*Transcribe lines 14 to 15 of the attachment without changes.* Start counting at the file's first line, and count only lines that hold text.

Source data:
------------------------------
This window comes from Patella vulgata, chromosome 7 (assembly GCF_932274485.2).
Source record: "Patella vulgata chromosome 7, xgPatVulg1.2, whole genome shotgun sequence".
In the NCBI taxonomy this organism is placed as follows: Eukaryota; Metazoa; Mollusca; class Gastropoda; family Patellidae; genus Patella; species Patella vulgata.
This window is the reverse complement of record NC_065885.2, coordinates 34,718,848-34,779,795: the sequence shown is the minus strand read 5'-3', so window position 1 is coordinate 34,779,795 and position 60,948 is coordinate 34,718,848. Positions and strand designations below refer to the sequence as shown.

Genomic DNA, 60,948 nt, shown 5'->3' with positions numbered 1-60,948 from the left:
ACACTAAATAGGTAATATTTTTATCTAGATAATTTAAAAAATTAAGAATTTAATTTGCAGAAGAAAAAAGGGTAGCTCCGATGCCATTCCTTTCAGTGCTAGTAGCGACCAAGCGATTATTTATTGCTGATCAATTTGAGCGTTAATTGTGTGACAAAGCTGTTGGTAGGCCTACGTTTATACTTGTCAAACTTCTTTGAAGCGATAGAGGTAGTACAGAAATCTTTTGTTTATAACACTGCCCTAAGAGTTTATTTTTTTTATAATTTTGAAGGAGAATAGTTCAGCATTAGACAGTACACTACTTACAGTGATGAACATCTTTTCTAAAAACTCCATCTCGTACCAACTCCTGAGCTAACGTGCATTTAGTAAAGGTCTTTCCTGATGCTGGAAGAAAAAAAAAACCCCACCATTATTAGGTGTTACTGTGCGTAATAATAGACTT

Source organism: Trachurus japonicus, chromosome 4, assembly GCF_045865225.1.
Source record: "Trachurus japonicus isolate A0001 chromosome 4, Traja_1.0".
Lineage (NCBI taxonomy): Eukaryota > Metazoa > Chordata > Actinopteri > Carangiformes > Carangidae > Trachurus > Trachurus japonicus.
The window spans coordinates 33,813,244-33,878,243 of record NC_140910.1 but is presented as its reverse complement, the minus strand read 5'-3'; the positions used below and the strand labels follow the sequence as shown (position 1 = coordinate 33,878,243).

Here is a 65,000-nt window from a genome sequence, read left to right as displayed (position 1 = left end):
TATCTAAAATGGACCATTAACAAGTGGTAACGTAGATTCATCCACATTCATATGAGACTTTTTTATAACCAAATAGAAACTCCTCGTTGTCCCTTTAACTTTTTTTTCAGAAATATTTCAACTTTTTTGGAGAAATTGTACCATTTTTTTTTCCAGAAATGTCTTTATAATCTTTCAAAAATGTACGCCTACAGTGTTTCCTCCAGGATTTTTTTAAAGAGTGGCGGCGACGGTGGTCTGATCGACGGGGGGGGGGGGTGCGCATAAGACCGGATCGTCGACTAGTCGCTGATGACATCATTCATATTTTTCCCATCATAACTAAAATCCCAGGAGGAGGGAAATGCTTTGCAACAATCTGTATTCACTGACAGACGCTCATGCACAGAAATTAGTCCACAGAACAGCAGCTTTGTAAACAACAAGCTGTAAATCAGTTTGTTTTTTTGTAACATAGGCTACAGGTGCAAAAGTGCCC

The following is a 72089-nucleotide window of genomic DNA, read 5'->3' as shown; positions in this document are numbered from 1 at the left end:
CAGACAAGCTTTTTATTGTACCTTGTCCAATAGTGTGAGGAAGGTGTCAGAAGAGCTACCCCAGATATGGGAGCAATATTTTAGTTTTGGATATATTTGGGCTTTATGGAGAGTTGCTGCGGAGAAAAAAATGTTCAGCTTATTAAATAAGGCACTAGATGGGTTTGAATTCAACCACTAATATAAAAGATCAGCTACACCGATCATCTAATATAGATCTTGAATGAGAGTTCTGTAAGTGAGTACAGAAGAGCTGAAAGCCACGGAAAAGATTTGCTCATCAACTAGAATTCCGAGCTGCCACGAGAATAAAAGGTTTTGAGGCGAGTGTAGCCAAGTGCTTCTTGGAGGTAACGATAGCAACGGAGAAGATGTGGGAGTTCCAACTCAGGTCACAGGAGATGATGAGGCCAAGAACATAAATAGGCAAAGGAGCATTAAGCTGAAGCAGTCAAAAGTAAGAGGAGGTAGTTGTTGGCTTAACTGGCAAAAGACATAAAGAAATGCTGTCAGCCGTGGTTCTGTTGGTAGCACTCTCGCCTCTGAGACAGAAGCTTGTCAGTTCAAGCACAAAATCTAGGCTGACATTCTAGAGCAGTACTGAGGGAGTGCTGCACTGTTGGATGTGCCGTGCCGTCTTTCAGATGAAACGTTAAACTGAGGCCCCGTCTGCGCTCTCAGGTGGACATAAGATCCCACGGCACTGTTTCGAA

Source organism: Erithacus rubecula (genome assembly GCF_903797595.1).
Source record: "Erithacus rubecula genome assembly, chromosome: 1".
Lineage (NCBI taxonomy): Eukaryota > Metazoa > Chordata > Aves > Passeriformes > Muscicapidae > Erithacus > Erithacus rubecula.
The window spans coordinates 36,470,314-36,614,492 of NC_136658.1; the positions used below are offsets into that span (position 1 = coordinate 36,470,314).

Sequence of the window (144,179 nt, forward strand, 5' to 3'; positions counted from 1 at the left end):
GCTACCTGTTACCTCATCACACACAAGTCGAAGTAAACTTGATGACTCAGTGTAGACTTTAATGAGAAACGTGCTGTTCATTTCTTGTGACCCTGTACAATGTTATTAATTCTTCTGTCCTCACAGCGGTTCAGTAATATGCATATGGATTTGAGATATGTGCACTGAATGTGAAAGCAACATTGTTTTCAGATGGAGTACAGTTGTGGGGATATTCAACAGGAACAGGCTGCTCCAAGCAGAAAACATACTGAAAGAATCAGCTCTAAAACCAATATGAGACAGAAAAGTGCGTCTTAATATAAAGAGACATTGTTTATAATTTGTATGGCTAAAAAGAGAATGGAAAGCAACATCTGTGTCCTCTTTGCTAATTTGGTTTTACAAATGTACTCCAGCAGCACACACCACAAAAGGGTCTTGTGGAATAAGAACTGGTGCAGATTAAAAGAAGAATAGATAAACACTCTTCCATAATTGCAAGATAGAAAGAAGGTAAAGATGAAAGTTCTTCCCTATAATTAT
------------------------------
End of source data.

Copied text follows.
CAGACAAGCTTTTTATTGTACCTTGTCCAATAGTGTGAGGAAGGTGTCAGAAGAGCTACCCCAGATATGGGAGCAATATTTTAGTTTTGGATATATTTGGGCTTTATGGAGAGTTGCTGCGGAGAAAAAAATGTTCAGCTTATTAAATAAGGCACTAGATGGGTTTGAATTCAACCACTAATATAAAAGATCAGCTACACCGATCATCTAATATAGATCTTGAATGAGAGTTCTGTAAGTGAGTACAGAAGAGCTGAAAGCCACGGAAAAGATTTGCTCATCAACTAGAATTCCGAGCTGCCACGAGAATAAAAGGTTTTGAGGCGAGTGTAGCCAAGTGCTTCTTGGAGGTAACGATAGCAACGGAGAAGATGTGGGAGTTCCAACTCAGGTCACAGGAGATGATGAGGCCAAGAACATAAATAGGCAAAGGAGCATTAAGCTGAAGCAGTCAAAAGTAAGAGGAGGTAGTTGTTGGCTTAACTGGCAAAAGACATAAAGAAATGCTGTCAGCCGTGGTTCTGTTGGTAGCACTCTCGCCTCTGAGACAGAAGCTTGTCAGTTCAAGCACAAAATCTAGGCTGACATTCTAGAGCAGTACTGAGGGAGTGCTGCACTGTTGGATGTGCCGTGCCGTCTTTCAGATGAAACGTTAAACTGAGGCCCCGTCTGCGCTCTCAGGTGGACATAAGATCCCACGGCACTGTTTCGAA

Source organism: Erithacus rubecula (genome assembly GCF_903797595.1).